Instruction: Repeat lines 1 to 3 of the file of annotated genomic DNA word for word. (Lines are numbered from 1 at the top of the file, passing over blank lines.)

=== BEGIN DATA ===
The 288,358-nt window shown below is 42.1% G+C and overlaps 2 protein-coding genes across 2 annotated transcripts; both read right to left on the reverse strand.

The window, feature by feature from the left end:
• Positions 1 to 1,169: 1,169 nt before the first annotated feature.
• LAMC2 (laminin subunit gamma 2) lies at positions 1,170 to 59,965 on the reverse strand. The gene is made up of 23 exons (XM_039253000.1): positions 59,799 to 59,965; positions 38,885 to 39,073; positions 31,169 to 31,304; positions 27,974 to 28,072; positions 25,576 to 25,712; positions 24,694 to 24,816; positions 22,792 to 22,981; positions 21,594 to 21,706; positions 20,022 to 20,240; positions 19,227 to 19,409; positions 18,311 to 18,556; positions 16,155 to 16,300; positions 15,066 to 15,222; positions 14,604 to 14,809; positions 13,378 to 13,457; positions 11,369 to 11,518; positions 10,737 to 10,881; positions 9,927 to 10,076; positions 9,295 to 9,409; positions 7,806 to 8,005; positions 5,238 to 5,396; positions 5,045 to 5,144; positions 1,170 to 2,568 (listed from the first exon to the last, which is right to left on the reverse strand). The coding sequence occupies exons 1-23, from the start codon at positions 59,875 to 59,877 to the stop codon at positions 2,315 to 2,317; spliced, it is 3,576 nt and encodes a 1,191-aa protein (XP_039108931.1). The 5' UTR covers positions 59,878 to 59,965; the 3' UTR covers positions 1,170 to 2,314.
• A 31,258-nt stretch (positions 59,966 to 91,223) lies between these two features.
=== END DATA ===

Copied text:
The 288,358-nt window shown below is 42.1% G+C and overlaps 2 protein-coding genes across 2 annotated transcripts; both read right to left on the reverse strand.

The window, feature by feature from the left end:
• Positions 1 to 1,169: 1,169 nt before the first annotated feature.